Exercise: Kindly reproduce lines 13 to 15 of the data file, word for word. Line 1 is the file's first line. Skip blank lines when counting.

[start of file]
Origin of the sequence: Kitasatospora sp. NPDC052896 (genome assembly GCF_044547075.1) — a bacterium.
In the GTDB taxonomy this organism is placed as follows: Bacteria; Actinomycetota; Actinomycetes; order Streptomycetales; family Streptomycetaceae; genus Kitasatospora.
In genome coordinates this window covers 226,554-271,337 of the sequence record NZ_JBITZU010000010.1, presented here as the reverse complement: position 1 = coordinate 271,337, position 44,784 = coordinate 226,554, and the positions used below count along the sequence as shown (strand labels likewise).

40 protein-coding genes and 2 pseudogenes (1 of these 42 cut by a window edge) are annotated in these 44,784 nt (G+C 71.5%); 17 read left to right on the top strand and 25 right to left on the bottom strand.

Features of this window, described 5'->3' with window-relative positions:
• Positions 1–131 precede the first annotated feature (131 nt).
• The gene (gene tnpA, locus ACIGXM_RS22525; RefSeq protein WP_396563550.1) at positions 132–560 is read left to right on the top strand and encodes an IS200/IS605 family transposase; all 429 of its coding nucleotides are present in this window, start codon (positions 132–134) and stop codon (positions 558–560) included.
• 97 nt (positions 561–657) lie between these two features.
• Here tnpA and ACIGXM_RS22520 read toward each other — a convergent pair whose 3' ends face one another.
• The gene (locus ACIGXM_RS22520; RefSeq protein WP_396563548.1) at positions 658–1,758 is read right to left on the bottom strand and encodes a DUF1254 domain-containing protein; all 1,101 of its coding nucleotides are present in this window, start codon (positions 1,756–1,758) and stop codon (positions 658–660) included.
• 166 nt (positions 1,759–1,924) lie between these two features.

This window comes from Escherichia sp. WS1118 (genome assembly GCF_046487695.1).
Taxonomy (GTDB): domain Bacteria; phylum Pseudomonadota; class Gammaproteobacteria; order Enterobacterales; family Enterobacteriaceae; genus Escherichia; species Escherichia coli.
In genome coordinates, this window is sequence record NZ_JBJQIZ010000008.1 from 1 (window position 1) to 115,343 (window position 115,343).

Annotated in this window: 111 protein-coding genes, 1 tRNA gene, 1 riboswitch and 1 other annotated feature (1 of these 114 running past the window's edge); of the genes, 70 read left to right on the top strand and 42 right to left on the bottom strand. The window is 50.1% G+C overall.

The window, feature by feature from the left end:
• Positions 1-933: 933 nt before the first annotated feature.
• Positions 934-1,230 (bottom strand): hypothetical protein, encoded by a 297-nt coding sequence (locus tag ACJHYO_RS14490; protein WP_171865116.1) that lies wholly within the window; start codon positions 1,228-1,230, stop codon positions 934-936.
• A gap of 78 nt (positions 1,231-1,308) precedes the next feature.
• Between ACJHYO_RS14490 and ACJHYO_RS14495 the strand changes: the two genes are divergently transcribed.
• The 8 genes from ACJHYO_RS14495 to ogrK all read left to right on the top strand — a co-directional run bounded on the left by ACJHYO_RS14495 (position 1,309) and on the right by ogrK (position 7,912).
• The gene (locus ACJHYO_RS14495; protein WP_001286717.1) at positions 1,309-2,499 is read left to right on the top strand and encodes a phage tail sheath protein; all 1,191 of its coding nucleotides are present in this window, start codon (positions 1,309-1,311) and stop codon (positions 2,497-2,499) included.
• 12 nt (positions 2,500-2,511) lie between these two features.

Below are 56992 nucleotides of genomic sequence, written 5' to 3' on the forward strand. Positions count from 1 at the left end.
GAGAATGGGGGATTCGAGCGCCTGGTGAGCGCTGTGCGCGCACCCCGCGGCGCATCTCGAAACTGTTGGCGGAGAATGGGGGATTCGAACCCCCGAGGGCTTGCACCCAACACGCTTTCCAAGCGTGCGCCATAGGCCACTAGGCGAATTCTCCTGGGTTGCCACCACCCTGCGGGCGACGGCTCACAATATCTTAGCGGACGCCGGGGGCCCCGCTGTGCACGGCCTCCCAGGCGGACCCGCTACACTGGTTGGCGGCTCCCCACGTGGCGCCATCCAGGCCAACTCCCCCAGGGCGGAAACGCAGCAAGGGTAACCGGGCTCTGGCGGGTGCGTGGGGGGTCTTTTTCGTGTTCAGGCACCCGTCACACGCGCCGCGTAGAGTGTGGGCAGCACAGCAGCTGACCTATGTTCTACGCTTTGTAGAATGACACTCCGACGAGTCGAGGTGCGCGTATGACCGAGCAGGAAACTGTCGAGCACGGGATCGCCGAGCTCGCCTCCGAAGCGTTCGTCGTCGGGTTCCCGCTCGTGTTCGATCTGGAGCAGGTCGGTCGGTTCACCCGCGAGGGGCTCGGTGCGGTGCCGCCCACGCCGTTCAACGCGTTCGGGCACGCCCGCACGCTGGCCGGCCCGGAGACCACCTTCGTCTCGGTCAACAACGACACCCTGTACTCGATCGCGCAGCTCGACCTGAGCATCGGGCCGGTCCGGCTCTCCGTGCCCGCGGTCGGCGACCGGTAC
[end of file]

Taxonomy (GTDB): domain Bacteria; phylum Pseudomonadota; class Gammaproteobacteria; order Enterobacterales; family Enterobacteriaceae; genus Escherichia; species Escherichia coli.
In genome coordinates, this window is sequence record NZ_JBJQIZ010000008.1 from 1 (window position 1) to 115,343 (window position 115,343).

Annotated in this window: 111 protein-coding genes, 1 tRNA gene, 1 riboswitch and 1 other annotated feature (1 of these 114 running past the window's edge); of the genes, 70 read left to right on the top strand and 42 right to left on the bottom strand. The window is 50.1% G+C overall.